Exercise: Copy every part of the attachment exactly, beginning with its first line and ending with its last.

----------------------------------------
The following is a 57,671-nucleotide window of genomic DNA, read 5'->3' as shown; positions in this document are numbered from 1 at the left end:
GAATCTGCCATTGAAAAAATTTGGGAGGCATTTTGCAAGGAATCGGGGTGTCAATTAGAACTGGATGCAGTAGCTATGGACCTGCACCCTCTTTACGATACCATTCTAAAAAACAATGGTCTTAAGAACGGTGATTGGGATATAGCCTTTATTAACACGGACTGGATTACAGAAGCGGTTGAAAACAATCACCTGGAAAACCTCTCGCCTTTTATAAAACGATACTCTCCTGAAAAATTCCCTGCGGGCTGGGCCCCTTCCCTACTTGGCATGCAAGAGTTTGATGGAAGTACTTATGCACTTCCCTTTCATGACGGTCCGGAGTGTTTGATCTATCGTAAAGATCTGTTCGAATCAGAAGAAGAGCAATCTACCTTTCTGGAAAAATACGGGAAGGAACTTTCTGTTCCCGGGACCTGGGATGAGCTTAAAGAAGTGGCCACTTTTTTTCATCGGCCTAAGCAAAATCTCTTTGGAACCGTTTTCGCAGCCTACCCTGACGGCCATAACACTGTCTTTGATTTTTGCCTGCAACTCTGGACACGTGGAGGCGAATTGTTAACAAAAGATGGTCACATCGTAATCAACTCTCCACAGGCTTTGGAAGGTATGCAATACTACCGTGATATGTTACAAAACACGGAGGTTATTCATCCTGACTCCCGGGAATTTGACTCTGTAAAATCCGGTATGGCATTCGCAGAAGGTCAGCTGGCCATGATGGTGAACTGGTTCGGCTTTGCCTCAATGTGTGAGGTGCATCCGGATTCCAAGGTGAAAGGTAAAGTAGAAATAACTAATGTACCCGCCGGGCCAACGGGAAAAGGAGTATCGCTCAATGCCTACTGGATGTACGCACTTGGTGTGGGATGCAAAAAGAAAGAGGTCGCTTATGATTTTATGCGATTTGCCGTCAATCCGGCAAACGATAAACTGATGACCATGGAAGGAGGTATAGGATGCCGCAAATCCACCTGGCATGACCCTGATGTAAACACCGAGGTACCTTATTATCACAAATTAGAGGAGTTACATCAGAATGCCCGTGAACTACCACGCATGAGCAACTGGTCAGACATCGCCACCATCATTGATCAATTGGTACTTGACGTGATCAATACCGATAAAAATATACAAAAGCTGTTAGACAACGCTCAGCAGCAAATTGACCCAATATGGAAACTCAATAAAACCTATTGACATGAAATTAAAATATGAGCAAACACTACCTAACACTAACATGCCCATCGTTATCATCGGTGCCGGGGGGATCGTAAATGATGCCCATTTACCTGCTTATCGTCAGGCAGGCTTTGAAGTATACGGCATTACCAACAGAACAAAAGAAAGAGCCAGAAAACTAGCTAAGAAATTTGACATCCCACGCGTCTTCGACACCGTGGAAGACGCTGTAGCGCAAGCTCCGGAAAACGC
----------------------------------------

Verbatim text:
The following is a 57,671-nucleotide window of genomic DNA, read 5'->3' as shown; positions in this document are numbered from 1 at the left end:
GAATCTGCCATTGAAAAAATTTGGGAGGCATTTTGCAAGGAATCGGGGTGTCAATTAGAACTGGATGCAGTAGCTATGGACCTGCACCCTCTTTACGATACCATTCTAAAAAACAATGGTCTTAAGAACGGTGATTGGGATATAGCCTTTATTAACACGGACTGGATTACAGAAGCGGTTGAAAACAATCACCTGGAAAACCTCTCGCCTTTTATAAAACGATACTCTCCTGAAAAATTCCCTGCGGGCTGGGCCCCTTCCCTACTTGGCATGCAAGAGTTTGATGGAAGTACTTATGCACTTCCCTTTCATGACGGTCCGGAGTGTTTGATCTATCGTAAAGATCTGTTCGAATCAGAAGAAGAGCAATCTACCTTTCTGGAAAAATACGGGAAGGAACTTTCTGTTCCCGGGACCTGGGATGAGCTTAAAGAAGTGGCCACTTTTTTTCATCGGCCTAAGCAAAATCTCTTTGGAACCGTTTTCGCAGCCTACCCTGACGGCCATAACACTGTCTTTGATTTTTGCCTGCAACTCTGGACACGTGGAGGCGAATTGTTAACAAAAGATGGTCACATCGTAATCAACTCTCCACAGGCTTTGGAAGGTATGCAATACTACCGTGATATGTTACAAAACACGGAGGTTATTCATCCTGACTCCCGGGAATTTGACTCTGTAAAATCCGGTATGGCATTCGCAGAAGGTCAGCTGGCCATGATGGTGAACTGGTTCGGCTTTGCCTCAATGTGTGAGGTGCATCCGGATTCCAAGGTGAAAGGTAAAGTAGAAATAACTAATGTACCCGCCGGGCCAACGGGAAAAGGAGTATCGCTCAATGCCTACTGGATGTACGCACTTGGTGTGGGATGCAAAAAGAAAGAGGTCGCTTATGATTTTATGCGATTTGCCGTCAATCCGGCAAACGATAAACTGATGACCATGGAAGGAGGTATAGGATGCCGCAAATCCACCTGGCATGACCCTGATGTAAACACCGAGGTACCTTATTATCACAAATTAGAGGAGTTACATCAGAATGCCCGTGAACTACCACGCATGAGCAACTGGTCAGACATCGCCACCATCATTGATCAATTGGTACTTGACGTGATCAATACCGATAAAAATATACAAAAGCTGTTAGACAACGCTCAGCAGCAAATTGACCCAATATGGAAACTCAATAAAACCTATTGACATGAAATTAAAATATGAGCAAACACTACCTAACACTAACATGCCCATCGTTATCATCGGTGCCGGGGGGATCGTAAATGATGCCCATTTACCTGCTTATCGTCAGGCAGGCTTTGAAGTATACGGCATTACCAACAGAACAAAAGAAAGAGCCAGAAAACTAGCTAAGAAATTTGACATCCCACGCGTCTTCGACACCGTGGAAGACGCTGTAGCGCAAGCTCCGGAAAACGC